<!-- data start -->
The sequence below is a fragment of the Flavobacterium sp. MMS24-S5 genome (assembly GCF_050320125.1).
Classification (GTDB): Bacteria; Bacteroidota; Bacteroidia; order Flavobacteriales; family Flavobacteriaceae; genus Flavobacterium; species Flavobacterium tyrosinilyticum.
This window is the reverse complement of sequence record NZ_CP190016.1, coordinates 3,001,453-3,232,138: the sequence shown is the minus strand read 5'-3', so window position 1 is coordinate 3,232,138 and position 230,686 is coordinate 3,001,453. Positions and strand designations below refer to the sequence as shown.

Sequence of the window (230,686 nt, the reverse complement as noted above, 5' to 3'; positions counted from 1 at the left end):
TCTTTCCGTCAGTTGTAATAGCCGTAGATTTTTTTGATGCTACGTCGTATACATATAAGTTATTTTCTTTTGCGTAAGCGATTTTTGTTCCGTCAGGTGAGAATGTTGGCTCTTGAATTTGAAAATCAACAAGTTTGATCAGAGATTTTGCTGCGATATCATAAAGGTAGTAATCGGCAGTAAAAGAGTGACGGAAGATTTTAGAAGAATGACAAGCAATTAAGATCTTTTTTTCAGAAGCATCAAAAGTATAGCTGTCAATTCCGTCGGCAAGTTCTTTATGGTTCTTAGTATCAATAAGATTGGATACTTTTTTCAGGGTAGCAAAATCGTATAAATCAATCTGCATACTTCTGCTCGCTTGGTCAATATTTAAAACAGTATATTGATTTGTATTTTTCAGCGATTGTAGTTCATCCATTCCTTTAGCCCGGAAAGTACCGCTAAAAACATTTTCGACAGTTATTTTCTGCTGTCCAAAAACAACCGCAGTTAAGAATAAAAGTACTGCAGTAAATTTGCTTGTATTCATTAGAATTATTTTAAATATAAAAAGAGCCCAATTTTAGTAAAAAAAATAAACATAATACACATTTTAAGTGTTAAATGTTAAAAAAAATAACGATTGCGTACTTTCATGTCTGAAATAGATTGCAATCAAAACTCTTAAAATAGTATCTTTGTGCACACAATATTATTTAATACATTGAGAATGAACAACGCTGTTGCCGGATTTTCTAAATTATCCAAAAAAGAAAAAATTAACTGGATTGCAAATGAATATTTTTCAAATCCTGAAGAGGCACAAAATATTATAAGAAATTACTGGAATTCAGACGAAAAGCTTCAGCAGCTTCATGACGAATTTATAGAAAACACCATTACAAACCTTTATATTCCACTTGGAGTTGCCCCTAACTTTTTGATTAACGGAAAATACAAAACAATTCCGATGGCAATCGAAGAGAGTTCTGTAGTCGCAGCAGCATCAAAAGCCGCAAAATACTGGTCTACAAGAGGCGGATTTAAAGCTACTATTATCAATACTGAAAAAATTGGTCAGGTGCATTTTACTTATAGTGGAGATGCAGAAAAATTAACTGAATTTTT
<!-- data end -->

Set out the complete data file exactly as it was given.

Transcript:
The sequence below is a fragment of the Flavobacterium sp. MMS24-S5 genome (assembly GCF_050320125.1).
Classification (GTDB): Bacteria; Bacteroidota; Bacteroidia; order Flavobacteriales; family Flavobacteriaceae; genus Flavobacterium; species Flavobacterium tyrosinilyticum.
This window is the reverse complement of sequence record NZ_CP190016.1, coordinates 3,001,453-3,232,138: the sequence shown is the minus strand read 5'-3', so window position 1 is coordinate 3,232,138 and position 230,686 is coordinate 3,001,453. Positions and strand designations below refer to the sequence as shown.

Sequence of the window (230,686 nt, the reverse complement as noted above, 5' to 3'; positions counted from 1 at the left end):
TCTTTCCGTCAGTTGTAATAGCCGTAGATTTTTTTGATGCTACGTCGTATACATATAAGTTATTTTCTTTTGCGTAAGCGATTTTTGTTCCGTCAGGTGAGAATGTTGGCTCTTGAATTTGAAAATCAACAAGTTTGATCAGAGATTTTGCTGCGATATCATAAAGGTAGTAATCGGCAGTAAAAGAGTGACGGAAGATTTTAGAAGAATGACAAGCAATTAAGATCTTTTTTTCAGAAGCATCAAAAGTATAGCTGTCAATTCCGTCGGCAAGTTCTTTATGGTTCTTAGTATCAATAAGATTGGATACTTTTTTCAGGGTAGCAAAATCGTATAAATCAATCTGCATACTTCTGCTCGCTTGGTCAATATTTAAAACAGTATATTGATTTGTATTTTTCAGCGATTGTAGTTCATCCATTCCTTTAGCCCGGAAAGTACCGCTAAAAACATTTTCGACAGTTATTTTCTGCTGTCCAAAAACAACCGCAGTTAAGAATAAAAGTACTGCAGTAAATTTGCTTGTATTCATTAGAATTATTTTAAATATAAAAAGAGCCCAATTTTAGTAAAAAAAATAAACATAATACACATTTTAAGTGTTAAATGTTAAAAAAAATAACGATTGCGTACTTTCATGTCTGAAATAGATTGCAATCAAAACTCTTAAAATAGTATCTTTGTGCACACAATATTATTTAATACATTGAGAATGAACAACGCTGTTGCCGGATTTTCTAAATTATCCAAAAAAGAAAAAATTAACTGGATTGCAAATGAATATTTTTCAAATCCTGAAGAGGCACAAAATATTATAAGAAATTACTGGAATTCAGACGAAAAGCTTCAGCAGCTTCATGACGAATTTATAGAAAACACCATTACAAACCTTTATATTCCACTTGGAGTTGCCCCTAACTTTTTGATTAACGGAAAATACAAAACAATTCCGATGGCAATCGAAGAGAGTTCTGTAGTCGCAGCAGCATCAAAAGCCGCAAAATACTGGTCTACAAGAGGCGGATTTAAAGCTACTATTATCAATACTGAAAAAATTGGTCAGGTGCATTTTACTTATAGTGGAGATGCAGAAAAATTAACTGAATTTTT